Gavin Lux was drafted by the Dodgers as a shortstop and came up through the minors as a shortstop. After spending his first four seasons mostly as a second baseman because Los Angeles had Corey Seager and then Trea Turner, Lux was set to become the full-time starter at short for the first time this season.
Those plans were thrown into doubt on Monday afternoon when Lux crumpled to the ground in pain, clutching his right knee. Lux had been on second base when Luke Williams hit a grounder to third, and as Lux planted to swerve to avoid the third baseman, his right leg gave way and he somersaulted to third base. He spent several minutes on the ground, visibly emotional as the trainers and manager Dave Roberts talked with him, before being carted off the field.
At this moment, we don’t know how serious the injury is. Roberts deferred comment on the severity of the injury until test results come in. But it seems possible, and probably even likely, that Lux will miss a decent amount of time with this injury. If so, what options do the Dodgers have?
For starters, Lux isn’t the only player on the active roster who came up as a shortstop. That also applies to both Chris Taylor and Miguel Rojas. Either of them could slide in as the starter at short, with pros and cons to both. Rojas has more extensive recent experience at short and would surely provide better defense, but he’s rarely been even an average hitter in his career. He’s also slated to be everyone’s backup in the infield, so plugging him in as the starter opens up a different hole, one that is harder to fill.
Taylor had a terrible season last year, but he worked hard this offseason and is fully healthy, so they expect better things from him this year. His defense probably wouldn’t be as good as Rojas’s, but offensively he’s a better bet to hit well. At the moment, Taylor seems likely to play mostly in the outfield, so making him the starter at short would open up a hole in the outfield. But with Trayce Thompson, Jason Heyward, and James Outman currently battling for two spots anyway, that outfield hole is probably easier to fill than in the infield.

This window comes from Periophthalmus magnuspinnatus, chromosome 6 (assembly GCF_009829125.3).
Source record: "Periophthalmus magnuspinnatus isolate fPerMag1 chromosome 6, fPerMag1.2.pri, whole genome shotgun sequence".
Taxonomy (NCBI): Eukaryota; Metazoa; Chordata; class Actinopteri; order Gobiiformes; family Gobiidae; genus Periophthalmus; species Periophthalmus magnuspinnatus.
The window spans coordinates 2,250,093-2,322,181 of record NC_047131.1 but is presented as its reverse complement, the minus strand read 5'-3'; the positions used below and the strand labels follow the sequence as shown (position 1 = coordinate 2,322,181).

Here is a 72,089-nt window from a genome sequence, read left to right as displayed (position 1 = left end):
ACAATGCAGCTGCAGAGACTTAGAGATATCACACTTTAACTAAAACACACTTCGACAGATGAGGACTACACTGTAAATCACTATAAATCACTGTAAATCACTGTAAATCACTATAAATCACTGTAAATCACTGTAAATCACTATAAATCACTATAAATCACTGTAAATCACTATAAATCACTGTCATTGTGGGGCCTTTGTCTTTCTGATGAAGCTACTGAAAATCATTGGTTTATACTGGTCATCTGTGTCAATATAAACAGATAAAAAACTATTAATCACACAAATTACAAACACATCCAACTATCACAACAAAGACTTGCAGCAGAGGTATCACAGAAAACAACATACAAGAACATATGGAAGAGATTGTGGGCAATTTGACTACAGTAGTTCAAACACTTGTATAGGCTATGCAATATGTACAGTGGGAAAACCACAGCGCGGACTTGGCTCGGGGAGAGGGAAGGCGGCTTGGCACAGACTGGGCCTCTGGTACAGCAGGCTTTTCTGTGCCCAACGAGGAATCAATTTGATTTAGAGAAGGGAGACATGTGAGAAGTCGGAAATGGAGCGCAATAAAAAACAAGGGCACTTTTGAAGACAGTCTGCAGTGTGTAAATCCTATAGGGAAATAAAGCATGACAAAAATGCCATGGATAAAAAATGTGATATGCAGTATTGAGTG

Roberts mentioned both Rojas and Taylor for immediate options when talking to Kirsten Watson after Monday’s game.
Those are the internal options. The third option would be for LA to hit the trade market, like we thought they might do all offseason. Willy Adames is still a reasonably attractive trade target, if the Brewers change course and decide to make him available. Or you could rewrite that last sentence about Tim Anderson and the White Sox, and it would still be true. The best shortstop still available on the free-agent market is probably Jose Iglesias, but if he’s the answer, I don’t want to know the question.
Los Angeles has the pieces to fill a Lux absence internally, and they have the prospect capital to make a trade if necessary. The first step is to see how long he’s going to be out and go from there.
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